Canada is abuzz with the recent election of its new Prime Minister, Liberal Party leader Justin Trudeau. I’m not sure if this made major headlines outside the country, but from my perspective, it is a huge deal.
I don’t follow politics closely; though I understand each party’s basic platform, I generally stay away from the news and mass media. However, I do know what I feel, and that is deep gratitude that my fellow Canadians came out in record numbers to exercise their right to vote – to say NO MORE to a right-wing government rooted in separation, fear, and division.
This post comes from my heart. I won’t say a lot about the politics of Canada’s exiting Prime Minister, Stephen Harper. Only that when he was first elected, I felt a profound sense of dread and foreboding, which intensified when he was re-elected in 2011. It saddened me that his win reflected the dominant vibe of my country. Regardless of whether or not the majority of Canadians actually wanted him to win (and various factors indicated they didn’t), the election results were our collective responsibility.
A couple of years ago, I sat with my cosmically plugged-in friend AM at a coffeeshop in Vancouver. We shared our dismal feelings that our beloved Canada was changing right before our eyes under a repressive, conservative regime. At the time the 2015 election seemed so far away and we shuddered to think what could happen in the meantime. But we knew we could not slip into passivity. I’ll never forget that conversation, because it seemed so much bigger than the two of us.
In the days leading up to last week’s election, the momentum in the air was palpable. It wasn’t about a particular candidate, it was about the masses coming to life: sensing the possibility for change, and feeling the power to create it.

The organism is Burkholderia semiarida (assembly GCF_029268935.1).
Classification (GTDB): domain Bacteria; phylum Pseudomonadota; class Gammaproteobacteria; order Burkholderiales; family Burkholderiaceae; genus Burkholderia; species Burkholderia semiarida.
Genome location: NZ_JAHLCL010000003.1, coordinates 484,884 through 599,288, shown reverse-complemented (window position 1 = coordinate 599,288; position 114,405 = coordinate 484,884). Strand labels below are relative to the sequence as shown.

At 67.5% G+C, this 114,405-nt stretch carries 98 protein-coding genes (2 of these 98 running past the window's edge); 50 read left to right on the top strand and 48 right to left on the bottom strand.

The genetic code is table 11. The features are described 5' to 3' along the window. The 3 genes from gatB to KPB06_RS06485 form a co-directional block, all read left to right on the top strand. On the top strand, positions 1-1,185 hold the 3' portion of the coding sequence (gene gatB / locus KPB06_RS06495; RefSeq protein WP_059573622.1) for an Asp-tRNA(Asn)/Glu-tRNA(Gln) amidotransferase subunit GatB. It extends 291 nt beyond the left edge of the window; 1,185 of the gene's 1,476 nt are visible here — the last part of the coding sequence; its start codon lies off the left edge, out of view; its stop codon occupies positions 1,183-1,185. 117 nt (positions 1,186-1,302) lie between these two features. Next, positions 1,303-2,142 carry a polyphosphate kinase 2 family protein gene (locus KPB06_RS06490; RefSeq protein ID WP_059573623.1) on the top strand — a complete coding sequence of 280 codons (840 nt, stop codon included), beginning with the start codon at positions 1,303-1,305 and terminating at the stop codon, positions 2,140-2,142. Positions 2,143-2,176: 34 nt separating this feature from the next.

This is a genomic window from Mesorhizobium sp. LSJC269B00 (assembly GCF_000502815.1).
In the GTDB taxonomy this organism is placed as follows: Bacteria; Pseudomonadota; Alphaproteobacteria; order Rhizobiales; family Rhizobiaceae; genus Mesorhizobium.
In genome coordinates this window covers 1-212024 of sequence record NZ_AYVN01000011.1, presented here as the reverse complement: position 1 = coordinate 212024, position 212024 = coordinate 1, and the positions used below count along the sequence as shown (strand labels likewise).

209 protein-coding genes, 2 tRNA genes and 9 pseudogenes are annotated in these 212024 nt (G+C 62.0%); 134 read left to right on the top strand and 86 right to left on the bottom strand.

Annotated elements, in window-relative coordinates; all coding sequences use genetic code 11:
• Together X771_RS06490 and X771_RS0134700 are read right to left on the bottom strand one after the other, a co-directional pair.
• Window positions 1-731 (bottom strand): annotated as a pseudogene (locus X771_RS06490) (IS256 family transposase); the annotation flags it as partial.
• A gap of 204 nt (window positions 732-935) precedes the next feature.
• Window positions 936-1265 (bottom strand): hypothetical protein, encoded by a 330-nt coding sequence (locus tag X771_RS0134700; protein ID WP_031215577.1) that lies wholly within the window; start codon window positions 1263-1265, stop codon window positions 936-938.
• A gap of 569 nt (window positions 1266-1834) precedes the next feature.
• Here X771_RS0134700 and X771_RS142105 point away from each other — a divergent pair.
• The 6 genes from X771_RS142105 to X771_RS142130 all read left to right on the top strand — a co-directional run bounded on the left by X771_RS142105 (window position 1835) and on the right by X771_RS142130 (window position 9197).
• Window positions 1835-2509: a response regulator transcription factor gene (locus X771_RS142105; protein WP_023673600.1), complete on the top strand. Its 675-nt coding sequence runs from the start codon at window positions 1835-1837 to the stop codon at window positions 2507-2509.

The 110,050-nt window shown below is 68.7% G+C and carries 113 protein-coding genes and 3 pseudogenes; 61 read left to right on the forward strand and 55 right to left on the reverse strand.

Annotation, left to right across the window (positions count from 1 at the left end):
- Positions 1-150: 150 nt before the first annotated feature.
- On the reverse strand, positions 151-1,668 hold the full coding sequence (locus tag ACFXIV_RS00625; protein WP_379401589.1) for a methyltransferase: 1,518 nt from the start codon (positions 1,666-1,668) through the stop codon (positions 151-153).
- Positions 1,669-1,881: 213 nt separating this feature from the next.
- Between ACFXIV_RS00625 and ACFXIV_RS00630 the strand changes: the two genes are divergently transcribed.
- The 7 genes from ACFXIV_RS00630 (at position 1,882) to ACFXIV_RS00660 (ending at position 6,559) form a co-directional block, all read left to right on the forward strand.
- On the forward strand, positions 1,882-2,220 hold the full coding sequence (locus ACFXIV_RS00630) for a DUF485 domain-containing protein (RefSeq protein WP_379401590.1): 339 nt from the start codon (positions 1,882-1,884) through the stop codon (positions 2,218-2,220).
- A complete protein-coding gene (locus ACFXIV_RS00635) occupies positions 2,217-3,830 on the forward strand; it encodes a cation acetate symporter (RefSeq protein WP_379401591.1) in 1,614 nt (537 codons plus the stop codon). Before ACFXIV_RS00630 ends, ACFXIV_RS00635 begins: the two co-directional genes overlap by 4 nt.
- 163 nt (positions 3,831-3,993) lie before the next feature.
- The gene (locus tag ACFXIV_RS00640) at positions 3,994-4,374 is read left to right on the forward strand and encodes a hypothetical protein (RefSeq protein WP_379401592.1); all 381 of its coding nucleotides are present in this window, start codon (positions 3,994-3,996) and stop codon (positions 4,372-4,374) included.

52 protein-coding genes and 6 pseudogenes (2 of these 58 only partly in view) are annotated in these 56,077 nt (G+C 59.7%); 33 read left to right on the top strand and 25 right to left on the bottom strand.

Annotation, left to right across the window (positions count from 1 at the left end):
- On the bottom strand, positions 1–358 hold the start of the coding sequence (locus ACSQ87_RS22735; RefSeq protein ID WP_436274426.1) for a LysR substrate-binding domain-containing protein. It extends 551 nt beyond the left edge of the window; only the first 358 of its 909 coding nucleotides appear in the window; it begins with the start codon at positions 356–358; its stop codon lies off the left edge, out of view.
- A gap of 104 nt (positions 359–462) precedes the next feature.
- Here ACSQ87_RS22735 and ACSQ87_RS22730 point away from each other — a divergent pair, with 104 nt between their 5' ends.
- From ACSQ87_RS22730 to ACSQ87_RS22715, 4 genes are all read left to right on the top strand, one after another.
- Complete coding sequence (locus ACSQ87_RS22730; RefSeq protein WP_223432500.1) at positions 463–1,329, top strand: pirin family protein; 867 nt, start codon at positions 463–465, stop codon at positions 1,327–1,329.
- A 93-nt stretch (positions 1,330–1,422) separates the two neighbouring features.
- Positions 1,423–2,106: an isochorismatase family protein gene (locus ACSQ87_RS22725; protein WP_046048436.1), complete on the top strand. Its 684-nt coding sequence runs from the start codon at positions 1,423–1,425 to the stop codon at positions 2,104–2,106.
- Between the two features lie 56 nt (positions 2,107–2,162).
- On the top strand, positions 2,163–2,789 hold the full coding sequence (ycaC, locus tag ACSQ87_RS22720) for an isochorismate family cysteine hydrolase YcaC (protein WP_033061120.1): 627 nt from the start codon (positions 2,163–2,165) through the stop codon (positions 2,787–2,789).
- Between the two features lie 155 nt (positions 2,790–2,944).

I may be painting Stephen Harper as the enemy, and that’s not my intention. His government’s actions throughout the last 9+ years have prompted me to examine those places in myself where I’ve identified with their patriarchal, traditionalist views. I’m able to see where I’ve been apathetic to important issues. Harper’s initiative to ban Muslim women from wearing the niqab in certain situations triggered my own conflicts with being Muslim. I can’t point fingers. In doing so, I take the responsibility off myself and my contribution to the whole.
That said – enough is enough.
I know it’s far too early to be over-confident about Canada’s progressive new leadership. I know that no political party is perfect and that many politicians never follow through on their promises. I’m not envisioning Canada as a golden age utopia that Trudeau will restore in the next four years (ok, maybe I’m fantasizing about that one a little).
I know that Canada wasn’t perfect pre-Harper, that Trudeau himself has supported controversial bills, and that politics is ultimately another duality-based game. I know that many Canadians are not happy about this decision.
But I love the fact that our new Prime Minister identifies as a feminist. I love that he brings youth, energy, and vitality to the political arena. I love that the woman by his side, his loving wife Sophie, understands that “Humanity longs for more compassion, more emotional intelligence, and less ‘ego-driven’ super powers.” I love that Canada’s Parliament now has a higher than ever number of Indigenous members (and hopefully many more leaders to come), and will soon have equal gender representation.
Canada’s new leadership matters to me because it represents something much greater: a shift in consciousness towards more balance, harmony, and inclusion. I hope with all my heart that Trudeau follows through on his promises. But it’s up to all Canadians to build a more compassionate, caring Canada. We are that powerful.